Practical Tips for Making Massage a Regular Part of Your Life

DSCN4543Part II: Massage and Self-Care, Kerry Jordan, LMT.

As I said in my earlier blog post, making massage a part of our regular routine of self-care mostly requires that we stop thinking of massage as luxurious or frivolous pampering and start thinking of it as a tool for reducing stress, addressing muscle tension, facilitating pain-free range of motion, and supporting general well-being.

This is no small feat, but I often encounter people who have made this shift in thinking and who want to get regular massage, but don’t. Almost all of them are impeded by two common stumbling blocks. So I’d like to address those here, give you some tips and share some insights I’ve gained over nearly ten years practicing massage.

#1 I know I should get a massage. I keep meaning to schedule an appointment, but…

 Before you leave the hair salon, before you leave the dentist’s office, what does the person behind the counter say?

“Let’s schedule your next appointment.” And you do.

Use the same tactic for massage. At the end of each session book the next. Sure, things may come up. You may need to change or cancel that appointment, but your massage therapist will understand. And maybe you won’t need to reschedule! Maybe today you’ll turn the page in your calendar and say, “Hey! I get a massage this week! Sweet!”

No matter what, you are way more likely to stay on a regular schedule if you make a regular schedule. If you leave my office, planning to call me in three weeks (or even just when you get home) I can almost guarantee that something will come up and/or you will forget. It will be a lot longer than three weeks before I see you again.

#2 Massage is expensive. I can’t afford to do it regularly.

Yes, massage can be expensive, but most massage therapists (especially those of us who work in private practice) are willing to be somewhat flexible with our rates. Here’s the thing: you have to ask for what you need.

And the way you ask is important. If you ask me, “Do you have a sliding scale?” I will likely say no. Talking about money is uncomfortable for everyone and this is an open-ended question that leaves me guessing what it is that you want to hear. I dread this question and I have no idea how to answer it because I haven’t seen your latest tax return. I have no idea what you can or can’t afford. And this is my job. I love my work, but it’s work. The sliding scale question can feel like an accusation. “You charge too much and you know it. What are you really worth?”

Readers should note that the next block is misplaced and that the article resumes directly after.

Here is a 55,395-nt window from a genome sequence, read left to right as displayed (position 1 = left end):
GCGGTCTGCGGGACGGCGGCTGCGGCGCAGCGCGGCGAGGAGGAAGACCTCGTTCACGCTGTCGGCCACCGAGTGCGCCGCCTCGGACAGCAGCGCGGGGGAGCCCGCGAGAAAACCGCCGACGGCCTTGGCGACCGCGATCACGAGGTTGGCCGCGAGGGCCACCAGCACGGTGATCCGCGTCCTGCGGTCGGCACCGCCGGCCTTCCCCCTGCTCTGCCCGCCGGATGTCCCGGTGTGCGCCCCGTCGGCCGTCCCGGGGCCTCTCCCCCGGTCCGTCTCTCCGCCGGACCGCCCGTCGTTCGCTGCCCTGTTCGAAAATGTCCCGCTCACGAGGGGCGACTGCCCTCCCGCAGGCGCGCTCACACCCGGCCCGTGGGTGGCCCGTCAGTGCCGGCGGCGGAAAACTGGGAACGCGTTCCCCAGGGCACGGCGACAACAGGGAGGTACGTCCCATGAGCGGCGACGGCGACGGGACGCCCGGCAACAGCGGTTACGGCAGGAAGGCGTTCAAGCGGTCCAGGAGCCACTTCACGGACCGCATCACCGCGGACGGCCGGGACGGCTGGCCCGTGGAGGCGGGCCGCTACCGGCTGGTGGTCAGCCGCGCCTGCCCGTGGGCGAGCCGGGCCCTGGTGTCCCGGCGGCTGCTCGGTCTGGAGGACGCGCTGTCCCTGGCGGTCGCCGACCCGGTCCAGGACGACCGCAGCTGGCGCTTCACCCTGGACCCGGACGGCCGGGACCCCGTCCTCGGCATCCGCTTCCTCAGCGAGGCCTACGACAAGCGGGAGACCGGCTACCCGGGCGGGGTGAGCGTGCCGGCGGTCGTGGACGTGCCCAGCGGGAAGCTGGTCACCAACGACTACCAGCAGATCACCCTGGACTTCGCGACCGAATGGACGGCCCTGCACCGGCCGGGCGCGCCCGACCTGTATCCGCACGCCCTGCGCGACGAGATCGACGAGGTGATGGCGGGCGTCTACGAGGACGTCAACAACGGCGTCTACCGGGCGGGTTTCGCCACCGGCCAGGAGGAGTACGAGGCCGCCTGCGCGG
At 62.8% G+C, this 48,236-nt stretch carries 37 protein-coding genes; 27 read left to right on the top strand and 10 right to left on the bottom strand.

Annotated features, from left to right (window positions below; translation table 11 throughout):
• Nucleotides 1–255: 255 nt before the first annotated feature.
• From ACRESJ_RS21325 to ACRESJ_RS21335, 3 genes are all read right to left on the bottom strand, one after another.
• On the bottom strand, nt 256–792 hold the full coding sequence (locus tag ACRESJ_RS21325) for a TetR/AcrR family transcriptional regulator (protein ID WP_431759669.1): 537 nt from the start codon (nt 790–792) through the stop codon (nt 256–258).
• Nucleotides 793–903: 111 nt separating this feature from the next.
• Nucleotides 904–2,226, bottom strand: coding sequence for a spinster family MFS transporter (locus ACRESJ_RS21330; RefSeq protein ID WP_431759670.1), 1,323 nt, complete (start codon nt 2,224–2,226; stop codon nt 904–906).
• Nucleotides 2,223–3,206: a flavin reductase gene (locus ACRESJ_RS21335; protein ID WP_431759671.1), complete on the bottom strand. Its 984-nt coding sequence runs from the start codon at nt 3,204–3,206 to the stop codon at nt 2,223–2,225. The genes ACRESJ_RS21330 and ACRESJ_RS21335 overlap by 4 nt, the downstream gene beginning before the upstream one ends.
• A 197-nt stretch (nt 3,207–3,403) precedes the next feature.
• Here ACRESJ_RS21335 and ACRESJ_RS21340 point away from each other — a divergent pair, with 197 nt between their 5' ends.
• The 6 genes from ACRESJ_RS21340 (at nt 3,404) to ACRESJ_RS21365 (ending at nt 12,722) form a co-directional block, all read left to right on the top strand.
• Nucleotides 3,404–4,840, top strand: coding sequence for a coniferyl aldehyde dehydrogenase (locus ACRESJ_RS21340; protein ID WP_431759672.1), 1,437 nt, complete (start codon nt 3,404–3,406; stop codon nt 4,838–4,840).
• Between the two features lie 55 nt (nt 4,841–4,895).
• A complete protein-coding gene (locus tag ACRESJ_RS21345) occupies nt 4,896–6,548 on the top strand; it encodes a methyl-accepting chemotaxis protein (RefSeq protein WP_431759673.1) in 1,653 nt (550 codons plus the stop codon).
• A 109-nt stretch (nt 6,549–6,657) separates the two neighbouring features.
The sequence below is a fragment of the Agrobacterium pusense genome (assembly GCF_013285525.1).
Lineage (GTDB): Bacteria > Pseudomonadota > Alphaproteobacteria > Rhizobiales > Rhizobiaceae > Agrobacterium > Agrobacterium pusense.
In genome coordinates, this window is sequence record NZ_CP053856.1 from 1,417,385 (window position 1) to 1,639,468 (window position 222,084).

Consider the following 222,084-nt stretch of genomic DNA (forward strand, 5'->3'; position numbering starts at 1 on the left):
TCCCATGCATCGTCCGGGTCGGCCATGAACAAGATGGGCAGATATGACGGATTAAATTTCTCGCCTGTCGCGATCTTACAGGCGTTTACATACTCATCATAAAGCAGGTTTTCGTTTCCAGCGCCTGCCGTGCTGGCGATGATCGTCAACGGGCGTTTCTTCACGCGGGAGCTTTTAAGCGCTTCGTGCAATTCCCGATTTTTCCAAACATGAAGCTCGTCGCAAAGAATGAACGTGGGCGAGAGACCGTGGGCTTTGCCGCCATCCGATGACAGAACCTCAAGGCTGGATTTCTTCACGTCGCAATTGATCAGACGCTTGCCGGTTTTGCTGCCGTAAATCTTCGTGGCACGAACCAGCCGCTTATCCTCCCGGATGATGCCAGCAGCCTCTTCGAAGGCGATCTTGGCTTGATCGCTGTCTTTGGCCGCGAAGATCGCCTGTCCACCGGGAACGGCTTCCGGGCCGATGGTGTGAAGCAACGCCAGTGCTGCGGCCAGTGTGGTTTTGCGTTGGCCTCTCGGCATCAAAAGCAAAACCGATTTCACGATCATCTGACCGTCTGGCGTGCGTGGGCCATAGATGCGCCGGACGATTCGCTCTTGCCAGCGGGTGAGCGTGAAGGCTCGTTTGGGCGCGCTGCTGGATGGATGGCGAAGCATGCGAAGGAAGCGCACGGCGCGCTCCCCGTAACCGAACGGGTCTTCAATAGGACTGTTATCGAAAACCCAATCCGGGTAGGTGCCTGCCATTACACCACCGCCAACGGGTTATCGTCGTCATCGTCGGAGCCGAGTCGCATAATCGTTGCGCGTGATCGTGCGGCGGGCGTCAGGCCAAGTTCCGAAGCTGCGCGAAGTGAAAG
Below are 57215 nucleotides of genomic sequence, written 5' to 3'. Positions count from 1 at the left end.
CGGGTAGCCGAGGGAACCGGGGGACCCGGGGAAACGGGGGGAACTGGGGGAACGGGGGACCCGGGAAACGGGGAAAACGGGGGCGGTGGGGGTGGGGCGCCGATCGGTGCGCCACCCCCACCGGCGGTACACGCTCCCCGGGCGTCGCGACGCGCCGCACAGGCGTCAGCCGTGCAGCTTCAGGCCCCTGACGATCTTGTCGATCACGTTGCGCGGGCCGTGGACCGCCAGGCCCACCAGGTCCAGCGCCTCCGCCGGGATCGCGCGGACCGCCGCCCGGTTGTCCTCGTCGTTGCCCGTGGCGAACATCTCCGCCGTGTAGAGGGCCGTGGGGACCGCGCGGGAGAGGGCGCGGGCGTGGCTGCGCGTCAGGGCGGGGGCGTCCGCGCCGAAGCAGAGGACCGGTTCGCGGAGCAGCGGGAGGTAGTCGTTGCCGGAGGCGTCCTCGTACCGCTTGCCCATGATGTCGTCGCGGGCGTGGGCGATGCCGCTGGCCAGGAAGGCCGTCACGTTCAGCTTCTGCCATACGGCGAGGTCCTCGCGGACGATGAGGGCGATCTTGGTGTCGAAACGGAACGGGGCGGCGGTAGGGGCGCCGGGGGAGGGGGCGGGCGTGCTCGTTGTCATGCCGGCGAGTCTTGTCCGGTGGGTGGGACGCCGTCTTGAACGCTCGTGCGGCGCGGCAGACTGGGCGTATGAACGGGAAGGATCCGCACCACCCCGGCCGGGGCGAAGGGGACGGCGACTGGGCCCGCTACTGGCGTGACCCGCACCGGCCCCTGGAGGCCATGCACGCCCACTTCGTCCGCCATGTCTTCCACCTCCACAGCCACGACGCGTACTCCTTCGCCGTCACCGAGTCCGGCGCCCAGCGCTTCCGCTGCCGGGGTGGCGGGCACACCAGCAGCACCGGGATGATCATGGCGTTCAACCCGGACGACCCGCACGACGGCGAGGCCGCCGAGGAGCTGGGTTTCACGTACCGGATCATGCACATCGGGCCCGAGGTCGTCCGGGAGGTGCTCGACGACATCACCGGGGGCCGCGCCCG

On the other hand, if you say to me, “I’d really like to get a massage from you regularly, but I’m on a tight budget right now. Would you be willing to see me once a month for $___?” I am much more likely to say yes. With this short sentence, you’ve demonstrated your commitment to self-care, you’ve offered me acknowledgement that my service has value, and you’ve given me a clear sense of what you can afford.

I’d also like to add that massage gift certificates are a great way to let others care for you and to alleviate the financial burden. The next time someone says, “Is there anything I can do?” or “What do you want for your birthday?” be honest! Tell them that you’re trying to take care of yourself and you need their help. Maybe they can buy you a gift certificate. Maybe they can watch your daughter so you don’t have to pay for massage and a sitter.

Ask for what you need clearly and honestly and you will get it. People want to help you. It feels good to help someone else feel good. Trust me, I do it all the time!

 

Hearts Strides is honored to have Kerry as a guest blogger, we look forward to hearing more from her, we appreciate her passion, insights and support. If you are in the Austin area please reach out to Kerry,  I’m already looking for a way to get there myself!

KJ-header

http://www.kerry-jordan.com/index.html

http://kerry-jordan.blogspot.com/

Advertisements

Leave a Reply

Fill in your details below or click an icon to log in:

WordPress.com Logo

You are commenting using your WordPress.com account. Log Out / Change )

Twitter picture

You are commenting using your Twitter account. Log Out / Change )

Facebook photo

You are commenting using your Facebook account. Log Out / Change )

Google+ photo

You are commenting using your Google+ account. Log Out / Change )

Connecting to %s